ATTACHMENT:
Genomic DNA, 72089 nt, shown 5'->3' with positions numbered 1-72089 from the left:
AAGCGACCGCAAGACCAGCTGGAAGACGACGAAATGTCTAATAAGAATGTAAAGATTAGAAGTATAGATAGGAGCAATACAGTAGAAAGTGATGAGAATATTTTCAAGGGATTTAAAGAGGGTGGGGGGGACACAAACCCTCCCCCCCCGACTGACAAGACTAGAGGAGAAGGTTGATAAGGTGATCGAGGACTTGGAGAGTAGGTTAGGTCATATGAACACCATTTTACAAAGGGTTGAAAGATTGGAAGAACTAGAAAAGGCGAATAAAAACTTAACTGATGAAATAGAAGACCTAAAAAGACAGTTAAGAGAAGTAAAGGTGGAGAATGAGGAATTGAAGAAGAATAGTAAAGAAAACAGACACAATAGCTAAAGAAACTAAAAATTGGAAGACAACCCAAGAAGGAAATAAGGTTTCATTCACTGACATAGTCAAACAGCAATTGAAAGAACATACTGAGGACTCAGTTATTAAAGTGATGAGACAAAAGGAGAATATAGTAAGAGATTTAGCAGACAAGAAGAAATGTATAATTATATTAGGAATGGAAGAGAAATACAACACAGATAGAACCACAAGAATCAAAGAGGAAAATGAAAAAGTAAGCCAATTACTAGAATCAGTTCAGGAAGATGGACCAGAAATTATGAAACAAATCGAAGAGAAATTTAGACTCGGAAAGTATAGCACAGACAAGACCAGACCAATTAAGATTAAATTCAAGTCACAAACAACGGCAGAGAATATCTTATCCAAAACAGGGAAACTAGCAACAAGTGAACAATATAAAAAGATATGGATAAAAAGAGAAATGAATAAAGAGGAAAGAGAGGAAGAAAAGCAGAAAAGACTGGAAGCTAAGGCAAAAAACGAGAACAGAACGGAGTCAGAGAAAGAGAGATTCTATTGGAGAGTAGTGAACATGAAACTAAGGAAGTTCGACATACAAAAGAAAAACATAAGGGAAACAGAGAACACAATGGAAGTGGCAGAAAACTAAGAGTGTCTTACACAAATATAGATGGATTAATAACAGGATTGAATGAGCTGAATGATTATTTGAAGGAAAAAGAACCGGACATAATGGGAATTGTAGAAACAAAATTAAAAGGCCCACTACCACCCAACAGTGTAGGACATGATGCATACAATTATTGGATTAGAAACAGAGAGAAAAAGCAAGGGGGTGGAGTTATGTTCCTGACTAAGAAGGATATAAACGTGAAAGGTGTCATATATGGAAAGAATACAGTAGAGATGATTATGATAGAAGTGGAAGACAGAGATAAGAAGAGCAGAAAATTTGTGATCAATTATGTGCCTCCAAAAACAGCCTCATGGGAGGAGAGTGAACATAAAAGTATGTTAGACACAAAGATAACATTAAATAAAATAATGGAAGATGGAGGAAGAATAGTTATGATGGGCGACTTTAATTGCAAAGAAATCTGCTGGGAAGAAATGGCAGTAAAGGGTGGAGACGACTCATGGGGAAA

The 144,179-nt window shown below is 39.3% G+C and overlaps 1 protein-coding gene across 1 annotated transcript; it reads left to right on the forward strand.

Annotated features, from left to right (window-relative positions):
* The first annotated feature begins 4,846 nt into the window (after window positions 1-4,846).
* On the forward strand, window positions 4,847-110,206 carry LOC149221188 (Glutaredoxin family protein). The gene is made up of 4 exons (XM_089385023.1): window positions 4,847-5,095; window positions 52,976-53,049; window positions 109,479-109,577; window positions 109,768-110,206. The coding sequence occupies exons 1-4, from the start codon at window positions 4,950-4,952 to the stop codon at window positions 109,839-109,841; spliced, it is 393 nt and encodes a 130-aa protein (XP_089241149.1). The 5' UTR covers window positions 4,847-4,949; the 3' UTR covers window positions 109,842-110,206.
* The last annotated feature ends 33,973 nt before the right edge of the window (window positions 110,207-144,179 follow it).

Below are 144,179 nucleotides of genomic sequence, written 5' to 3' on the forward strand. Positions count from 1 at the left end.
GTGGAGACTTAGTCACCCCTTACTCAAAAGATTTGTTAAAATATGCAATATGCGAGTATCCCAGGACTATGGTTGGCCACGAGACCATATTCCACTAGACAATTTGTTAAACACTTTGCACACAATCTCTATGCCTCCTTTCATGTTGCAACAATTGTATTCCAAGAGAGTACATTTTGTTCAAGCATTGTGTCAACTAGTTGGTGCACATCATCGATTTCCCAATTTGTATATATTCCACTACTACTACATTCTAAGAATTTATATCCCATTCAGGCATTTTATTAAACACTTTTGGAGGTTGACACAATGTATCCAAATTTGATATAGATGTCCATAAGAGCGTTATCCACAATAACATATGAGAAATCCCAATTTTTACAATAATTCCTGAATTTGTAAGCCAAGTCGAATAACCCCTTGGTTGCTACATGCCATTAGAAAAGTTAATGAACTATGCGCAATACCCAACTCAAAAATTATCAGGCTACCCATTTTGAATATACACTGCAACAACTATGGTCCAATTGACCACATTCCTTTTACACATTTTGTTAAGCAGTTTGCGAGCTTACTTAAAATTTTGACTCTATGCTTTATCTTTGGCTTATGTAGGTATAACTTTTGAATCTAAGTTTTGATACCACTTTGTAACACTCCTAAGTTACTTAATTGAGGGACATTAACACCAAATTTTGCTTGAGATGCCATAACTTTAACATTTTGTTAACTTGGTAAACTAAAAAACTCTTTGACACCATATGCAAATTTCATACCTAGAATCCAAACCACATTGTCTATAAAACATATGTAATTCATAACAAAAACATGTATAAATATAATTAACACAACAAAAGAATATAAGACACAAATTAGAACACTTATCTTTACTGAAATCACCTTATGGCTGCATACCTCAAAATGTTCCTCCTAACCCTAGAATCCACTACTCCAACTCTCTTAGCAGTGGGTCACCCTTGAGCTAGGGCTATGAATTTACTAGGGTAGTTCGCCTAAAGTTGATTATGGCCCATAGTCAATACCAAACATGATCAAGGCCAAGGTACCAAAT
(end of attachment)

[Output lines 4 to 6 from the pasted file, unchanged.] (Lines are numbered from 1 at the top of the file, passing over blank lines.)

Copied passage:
Annotated features, from left to right (window-relative positions):
* The first annotated feature begins 4,846 nt into the window (after window positions 1-4,846).
* On the forward strand, window positions 4,847-110,206 carry LOC149221188 (Glutaredoxin family protein). The gene is made up of 4 exons (XM_089385023.1): window positions 4,847-5,095; window positions 52,976-53,049; window positions 109,479-109,577; window positions 109,768-110,206. The coding sequence occupies exons 1-4, from the start codon at window positions 4,950-4,952 to the stop codon at window positions 109,839-109,841; spliced, it is 393 nt and encodes a 130-aa protein (XP_089241149.1). The 5' UTR covers window positions 4,847-4,949; the 3' UTR covers window positions 109,842-110,206.